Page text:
Across the last decade, Paul James been engaged in bringing out a sixteen-volume series called 'Central Currents in Globalization'. This collection maps the contours of a bourgeoning field that now crosses the boundaries of all the older disciplines in the social sciences and humanities. The set comprises approximately 7,000 pages and 3.5 million words.
He has also been working on the issue of community resilience and urban sustainability. This research has gone in two directions. One massive research project in Papua New Guinea resulted in changes to the way in which that country approaches community development. The research has subsequently been written up in a book called Sustainable communities, sustainable development: other pathways for Papua New Guinea (2012). The second direction has been in the area of urban sustainability. This currently involves ongoing work with Metropolis and other organisations to develop an alternative model of urban development called 'Circles of Sustainability'. It is elaborated in a book called Urban sustainability in theory and practice: circles of sustainability (2015).
Paul James is Research Director of Global Reconciliation, an international organisation based in Australia that has been doing work in zones of conflict around the world including Sri Lanka and the Middle East, bringing people together in ongoing dialogue. He is on the Council of the Institute of Postcolonial Studies, Honorary Professor at King's College London, and a Fellow of the Royal Society of the Arts (London). He is an editor of Arena Journal, as well as an editor/board-member of nine other international journals, including Globalizations and Global Governance. He has delivered invited addresses in over thirty countries and is author or editor of 31 books including, most importantly,Globalism, nationalism, tribalism (Sage, 2006).
He has been an advisor to a number of agencies and governments including the Helsinki Process, the Canadian Prime Minister's G20 Forum, and the Commission on Reception, Truth and Reconciliation in East Timor. His work for the Papua New Guinea Minister for Community Development became the basis for their Integrated Community Development Policy. He was Director of the United Nations Global Compact, Cities Programme (2007–2014).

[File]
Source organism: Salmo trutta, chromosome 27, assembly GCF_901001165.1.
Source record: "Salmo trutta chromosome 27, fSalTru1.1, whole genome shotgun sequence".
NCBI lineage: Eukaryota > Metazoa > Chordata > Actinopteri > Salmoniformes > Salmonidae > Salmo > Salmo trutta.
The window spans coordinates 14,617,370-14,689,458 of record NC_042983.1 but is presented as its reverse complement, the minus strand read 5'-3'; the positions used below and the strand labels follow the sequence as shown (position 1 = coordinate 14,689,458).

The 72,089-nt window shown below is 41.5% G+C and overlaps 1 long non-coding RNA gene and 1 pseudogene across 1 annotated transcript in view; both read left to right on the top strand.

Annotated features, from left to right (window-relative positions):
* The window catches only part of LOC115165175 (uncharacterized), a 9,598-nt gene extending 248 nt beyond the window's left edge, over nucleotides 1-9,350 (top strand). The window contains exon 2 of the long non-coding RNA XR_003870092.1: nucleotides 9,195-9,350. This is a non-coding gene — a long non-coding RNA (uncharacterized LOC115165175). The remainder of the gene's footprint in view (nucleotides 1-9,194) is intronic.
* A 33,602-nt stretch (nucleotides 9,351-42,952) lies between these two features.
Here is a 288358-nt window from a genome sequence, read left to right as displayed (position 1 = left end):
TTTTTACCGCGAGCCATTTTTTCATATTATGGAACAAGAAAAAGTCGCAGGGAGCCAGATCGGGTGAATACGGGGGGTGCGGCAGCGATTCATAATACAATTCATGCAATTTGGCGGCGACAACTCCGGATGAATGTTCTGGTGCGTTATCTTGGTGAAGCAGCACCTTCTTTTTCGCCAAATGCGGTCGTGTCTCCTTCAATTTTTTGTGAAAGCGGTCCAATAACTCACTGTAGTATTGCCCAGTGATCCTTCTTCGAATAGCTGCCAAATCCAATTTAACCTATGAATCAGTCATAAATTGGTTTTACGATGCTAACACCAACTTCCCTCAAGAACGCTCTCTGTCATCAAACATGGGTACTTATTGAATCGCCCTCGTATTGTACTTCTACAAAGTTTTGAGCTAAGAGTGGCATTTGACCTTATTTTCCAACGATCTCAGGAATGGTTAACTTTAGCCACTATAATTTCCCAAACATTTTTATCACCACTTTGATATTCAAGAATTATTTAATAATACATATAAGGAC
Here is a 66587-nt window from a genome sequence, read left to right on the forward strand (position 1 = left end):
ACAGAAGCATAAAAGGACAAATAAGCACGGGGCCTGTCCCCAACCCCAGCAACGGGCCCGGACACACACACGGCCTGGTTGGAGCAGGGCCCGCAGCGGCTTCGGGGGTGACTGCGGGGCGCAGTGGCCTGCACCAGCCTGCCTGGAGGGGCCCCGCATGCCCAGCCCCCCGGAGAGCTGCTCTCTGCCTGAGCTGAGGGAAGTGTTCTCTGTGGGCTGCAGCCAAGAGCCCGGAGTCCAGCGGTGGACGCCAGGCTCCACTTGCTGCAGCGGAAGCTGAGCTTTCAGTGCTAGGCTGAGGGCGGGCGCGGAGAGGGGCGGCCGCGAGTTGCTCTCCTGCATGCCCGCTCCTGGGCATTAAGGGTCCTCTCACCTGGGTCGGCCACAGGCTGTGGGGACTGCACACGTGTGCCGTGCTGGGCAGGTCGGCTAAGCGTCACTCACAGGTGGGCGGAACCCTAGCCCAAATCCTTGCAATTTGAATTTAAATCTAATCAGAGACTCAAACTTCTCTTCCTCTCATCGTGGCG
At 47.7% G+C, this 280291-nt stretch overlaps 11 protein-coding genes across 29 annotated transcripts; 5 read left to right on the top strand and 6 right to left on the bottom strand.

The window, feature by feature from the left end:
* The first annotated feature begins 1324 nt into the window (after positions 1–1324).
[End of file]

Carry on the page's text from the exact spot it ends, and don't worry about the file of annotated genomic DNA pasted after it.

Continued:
Meet the Academic | Dr Liam Magee
Dr Liam Magee is a Senior Research Fellow at ICS. Liam's principal research interests focus on the application of social methods and information technology to the areas of urban development and sustainability. His doctoral dissertation, completed in 2010, examined the importance of cultural assumptions in the emerging world of interconnected knowledge systems, including emerging systems such as the Semantic Web. His current work extends this research into the areas of urban development and sustainability. He is presently investigating how online games, simulations and other information technologies can facilitate greater clarity and visibility of sustainability objectives among urban communities and stakeholder groups. This research includes study of the underlying technological requirements for such tools (data structures, communication and visualisation), as well as the social research methods for evaluating those tools in practice.
Higher Degree Research at Western
This research was partially funded by the Australian Government through the Australian Research Council.
© Liam Magee and Paul James © Jordan © Weyne Yew
Future-Makers is published for Western Sydney University by Nature Research Custom Media, part of Springer Nature.